Also, about "punctuated equilibrium" and such - I'm not, and not nearly all evolutionary theorists are, wedded to that as a theory of how evolution works. Scientists disagree on how it works, but none of them deny that it happened.

    The purpose of my "open letter to AiG" is not to provide evidence for evolution, but thanks to the internet, anyone interested in learning about why virtually all scientists believe in it can easily find such information. Since you aren't wedded to young-earth creationism, I would guess that you would be receptive to that idea. Here's a good website: http://evolution.berkeley.edu/evolibrary/search/topics.php?topic_id=14



  10. Micah,
    First off, considerting your first paragraph in the last comment I have a feeling this might go down the road of "your not a trained scientist so you just dont get it". That's fine, and I just went through that in becoming Catholic as well. Reformed people consistently told me I was just not qualified to understand theology. The point is, if I can find some logical inconsistencies in Reformed theology, I will then either dump it or at least highly suspect it of error. This is the case with evolution. There are highly doubtful things in there that make me pause. I would say I am about 80/20 on the side of no evolution.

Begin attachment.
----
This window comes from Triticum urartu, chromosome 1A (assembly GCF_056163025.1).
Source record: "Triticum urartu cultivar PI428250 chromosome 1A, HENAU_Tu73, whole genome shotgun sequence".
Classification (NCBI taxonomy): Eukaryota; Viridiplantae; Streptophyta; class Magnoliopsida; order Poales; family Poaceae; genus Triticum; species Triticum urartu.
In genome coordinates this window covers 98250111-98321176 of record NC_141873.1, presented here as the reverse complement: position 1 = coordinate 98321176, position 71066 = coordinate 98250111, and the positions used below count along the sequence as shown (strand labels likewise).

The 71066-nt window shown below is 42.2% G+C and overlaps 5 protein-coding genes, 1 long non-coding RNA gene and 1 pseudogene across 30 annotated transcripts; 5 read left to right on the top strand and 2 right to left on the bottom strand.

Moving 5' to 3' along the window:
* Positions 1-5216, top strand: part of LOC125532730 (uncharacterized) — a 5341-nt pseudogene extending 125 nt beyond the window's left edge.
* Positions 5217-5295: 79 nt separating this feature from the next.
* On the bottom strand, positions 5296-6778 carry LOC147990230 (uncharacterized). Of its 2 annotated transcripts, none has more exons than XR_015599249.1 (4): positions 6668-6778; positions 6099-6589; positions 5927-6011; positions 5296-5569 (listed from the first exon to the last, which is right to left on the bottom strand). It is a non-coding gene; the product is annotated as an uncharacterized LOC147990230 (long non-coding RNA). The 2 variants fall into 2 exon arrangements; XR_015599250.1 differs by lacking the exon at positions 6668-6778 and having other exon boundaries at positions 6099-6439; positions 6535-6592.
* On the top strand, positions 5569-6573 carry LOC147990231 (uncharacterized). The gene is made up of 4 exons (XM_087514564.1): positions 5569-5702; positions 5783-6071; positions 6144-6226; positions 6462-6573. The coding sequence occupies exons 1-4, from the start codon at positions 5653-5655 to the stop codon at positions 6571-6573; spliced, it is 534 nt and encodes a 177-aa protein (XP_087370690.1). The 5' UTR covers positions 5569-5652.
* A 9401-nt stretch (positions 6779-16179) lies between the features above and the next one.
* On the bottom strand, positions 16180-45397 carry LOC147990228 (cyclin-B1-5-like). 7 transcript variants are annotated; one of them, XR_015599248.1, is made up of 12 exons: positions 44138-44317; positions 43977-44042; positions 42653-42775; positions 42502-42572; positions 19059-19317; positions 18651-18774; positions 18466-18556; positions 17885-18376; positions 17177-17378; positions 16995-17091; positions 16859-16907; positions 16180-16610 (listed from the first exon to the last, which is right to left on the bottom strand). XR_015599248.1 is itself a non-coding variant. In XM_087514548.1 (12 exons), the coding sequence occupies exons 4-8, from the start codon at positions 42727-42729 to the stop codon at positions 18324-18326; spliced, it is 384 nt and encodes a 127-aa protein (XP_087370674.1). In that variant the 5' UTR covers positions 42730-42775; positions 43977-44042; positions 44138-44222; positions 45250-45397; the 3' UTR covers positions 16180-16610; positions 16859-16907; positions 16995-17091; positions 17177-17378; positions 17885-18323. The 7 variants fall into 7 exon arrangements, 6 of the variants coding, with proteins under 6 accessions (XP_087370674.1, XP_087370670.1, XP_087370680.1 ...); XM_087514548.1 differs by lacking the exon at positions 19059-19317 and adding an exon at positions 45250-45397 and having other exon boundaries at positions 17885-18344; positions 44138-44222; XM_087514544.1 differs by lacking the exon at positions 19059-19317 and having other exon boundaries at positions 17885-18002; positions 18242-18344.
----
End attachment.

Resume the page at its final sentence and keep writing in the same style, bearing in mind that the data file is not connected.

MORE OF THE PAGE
As far as Ken Ham, aye-yay-yay don't go there. I read your AIG critique and largely agreed with it. Ken Ham is like Richard Dawkins, they both tie their philosophy together with their science in a biased way. Of course we all do, but if evolution is proved to my mind in the comming months/years, I will not lose a bit of faith. I think Ken Ham would have to loose faith considering his commitments to youung earth creationism. He reads scripture like a sciece book, and therefore would have to doubt his faith were evolution proved to his satisfaction. I don't relate to that. Genesis chapter 1 could mean long ages with evolution exegetically for all I know. I really "don't care" I guess. But evolution on its own merits always seems dubious to me. As if it is an ad hoc theory to explain how ex nihilo creation could not be true. If you listen to guys like dawkins and Sagan, you can see what I mean. They are just as bad as Ken Ham. They have an obvious philosophical bias. Why should I listen to their opinion of what archeopterix is when they display such a bias?

    "about "punctuated equilibrium" and such - I'm not, and not nearly all evolutionary theorists are, wedded to that as a theory of how evolution works. Scientists disagree on how it works, but none of them deny that it happened."